A heartbroken man on a road trip finds himself at a rest stop where he drinks, sleeps, and finds his way in the deserted restroom. Finding himself locked in, he suddenly meets an entity speaking to him through a gloryhole.
Written by Joshua Hull, David Ian McKendry, and Todd Rigney, and directed by Rebekah McKendry, Glorious can only be described as a total whaaaaaaat? This is the kind of film that shouldn’t make sense yet it does. It’s in the bizarro general sub-genre. It’s a crazy set-up that works and it’s a lot to do with the writing and directing fully committing to everything going on. Elder God in a public restroom talking about life, the meaning of life, and asking questions, sure why not. Get this film made in the most visually pleasing style you can, sure why not. Having a fantastic lead cast of two more-than-recognizable faces, sure why not. This film feels like a meeting of all the sure-why-nots in cinema and it works. It works. It’s funny, sad, horrific, and it makes sense. Yeah, it’s hard to describe without giving away too much here.
With its cast of 5 total people, Glorious keeps things intimate in more than one way here. The main part of the film takes place in a locked public restroom, between one man and a disembodied voice. The man called Wes and is played by Ryan Kwanten who does great work of his character, keeping parts of him hidden, not even hinting at anything coming up. His work here is the film basically as he is the one who is alone on screen for a majority of the runtime, talking to someone who isn’t visible. Playing that disembodied voice is J.K. Simmons who couldn’t be more perfect a choice for this. When his voice first comes from that toilet stall, it’s a bit surprising and then it makes sense as things evolve. He’s the right person for the job here, perfectly voicing this being that is hidden for most of the runtime and who could have stayed completely hidden for the entire runtime given how strong Simmons’ performance is. The other three cast members here are Sylvia Grace Crim, Tordy Clark, and André Lamar who play characters one in the past (Crim) and two encountered at the rest stop. Their work is solid, but honestly, this is Kwanten and Simmons’ film.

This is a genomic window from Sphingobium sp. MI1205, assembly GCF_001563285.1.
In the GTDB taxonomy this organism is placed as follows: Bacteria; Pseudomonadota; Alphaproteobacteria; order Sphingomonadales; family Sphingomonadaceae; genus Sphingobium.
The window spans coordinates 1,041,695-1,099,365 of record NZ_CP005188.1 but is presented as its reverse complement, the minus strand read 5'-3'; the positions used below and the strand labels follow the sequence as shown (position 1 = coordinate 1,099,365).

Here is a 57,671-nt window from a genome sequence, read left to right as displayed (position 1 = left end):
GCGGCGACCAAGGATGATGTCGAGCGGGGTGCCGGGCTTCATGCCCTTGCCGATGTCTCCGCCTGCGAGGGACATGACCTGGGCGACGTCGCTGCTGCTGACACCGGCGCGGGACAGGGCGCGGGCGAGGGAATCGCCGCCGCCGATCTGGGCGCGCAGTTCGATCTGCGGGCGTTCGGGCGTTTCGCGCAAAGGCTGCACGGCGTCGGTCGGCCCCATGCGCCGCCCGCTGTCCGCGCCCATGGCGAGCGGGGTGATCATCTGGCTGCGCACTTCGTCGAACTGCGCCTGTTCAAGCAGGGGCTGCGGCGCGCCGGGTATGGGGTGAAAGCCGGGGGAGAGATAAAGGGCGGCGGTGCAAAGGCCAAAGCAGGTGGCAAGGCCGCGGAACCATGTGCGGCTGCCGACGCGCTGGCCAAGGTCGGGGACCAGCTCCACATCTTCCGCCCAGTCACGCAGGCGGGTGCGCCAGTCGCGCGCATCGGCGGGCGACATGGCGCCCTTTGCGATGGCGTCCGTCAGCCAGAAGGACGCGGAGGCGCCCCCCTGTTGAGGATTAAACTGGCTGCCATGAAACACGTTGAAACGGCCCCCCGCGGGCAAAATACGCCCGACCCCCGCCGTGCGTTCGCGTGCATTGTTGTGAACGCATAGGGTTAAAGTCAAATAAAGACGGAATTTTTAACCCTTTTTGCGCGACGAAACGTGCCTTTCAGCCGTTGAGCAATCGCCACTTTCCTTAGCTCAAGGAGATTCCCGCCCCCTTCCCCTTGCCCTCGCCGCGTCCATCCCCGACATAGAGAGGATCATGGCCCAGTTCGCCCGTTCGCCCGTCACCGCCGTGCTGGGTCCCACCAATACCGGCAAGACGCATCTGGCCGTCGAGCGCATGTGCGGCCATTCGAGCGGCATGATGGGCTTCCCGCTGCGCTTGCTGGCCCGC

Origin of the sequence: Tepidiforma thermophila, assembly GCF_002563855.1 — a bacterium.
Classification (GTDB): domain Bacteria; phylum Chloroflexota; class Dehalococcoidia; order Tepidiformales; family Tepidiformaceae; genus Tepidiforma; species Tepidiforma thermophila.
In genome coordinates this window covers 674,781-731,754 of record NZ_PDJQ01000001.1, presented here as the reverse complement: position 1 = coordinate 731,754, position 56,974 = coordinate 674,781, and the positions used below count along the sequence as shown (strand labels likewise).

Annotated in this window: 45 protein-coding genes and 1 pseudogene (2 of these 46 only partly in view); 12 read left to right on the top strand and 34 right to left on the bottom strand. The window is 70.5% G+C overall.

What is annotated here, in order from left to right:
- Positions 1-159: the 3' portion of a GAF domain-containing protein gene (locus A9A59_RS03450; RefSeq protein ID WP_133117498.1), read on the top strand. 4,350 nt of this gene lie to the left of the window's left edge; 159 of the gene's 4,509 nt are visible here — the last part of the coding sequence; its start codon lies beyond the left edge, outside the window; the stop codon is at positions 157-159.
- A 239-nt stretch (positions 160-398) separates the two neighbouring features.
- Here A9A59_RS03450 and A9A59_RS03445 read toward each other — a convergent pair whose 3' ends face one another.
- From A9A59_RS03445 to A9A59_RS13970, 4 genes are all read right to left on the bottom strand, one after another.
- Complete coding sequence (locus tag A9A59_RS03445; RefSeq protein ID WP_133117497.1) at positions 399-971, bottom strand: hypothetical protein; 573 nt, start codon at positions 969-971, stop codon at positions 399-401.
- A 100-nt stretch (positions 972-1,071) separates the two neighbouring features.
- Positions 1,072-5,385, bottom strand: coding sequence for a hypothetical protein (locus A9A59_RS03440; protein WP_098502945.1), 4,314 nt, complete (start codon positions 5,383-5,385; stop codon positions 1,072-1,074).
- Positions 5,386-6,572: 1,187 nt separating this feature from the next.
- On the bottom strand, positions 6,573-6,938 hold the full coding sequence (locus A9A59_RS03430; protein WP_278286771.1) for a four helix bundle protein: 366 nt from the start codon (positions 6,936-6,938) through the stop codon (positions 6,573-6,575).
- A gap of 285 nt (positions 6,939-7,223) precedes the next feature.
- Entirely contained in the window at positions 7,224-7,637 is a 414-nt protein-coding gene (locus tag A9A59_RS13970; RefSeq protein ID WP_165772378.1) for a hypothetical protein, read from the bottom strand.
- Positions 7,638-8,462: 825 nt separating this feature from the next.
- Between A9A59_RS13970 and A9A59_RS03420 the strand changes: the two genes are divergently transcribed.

The film here looks fantastic, it has an energy that fits the story. It’s one of those films that knows what look it wants to have and it goes for it. The cinematography David Matthews by beautiful and colorful (at times), it makes the most of the locations inside and outside of the rest room. There is something incredibly polished about it that gives the film this look that brings it up, that makes it easy to watch. The work here allows every single scene to shine as it needs. The editing by Joseph Shahood works with these images in just the right way.
Glorious is one of those films that sounds nuts and is, but also is a film that is a must-see. The story sounds out there as can be and it’s absolutely worth a watch to see where it goes. There is a bit of extra background given to the lead that does add some to the story, but wasn’t fully needed. The film overall is really entertaining and the 1h 19min runtime flies by.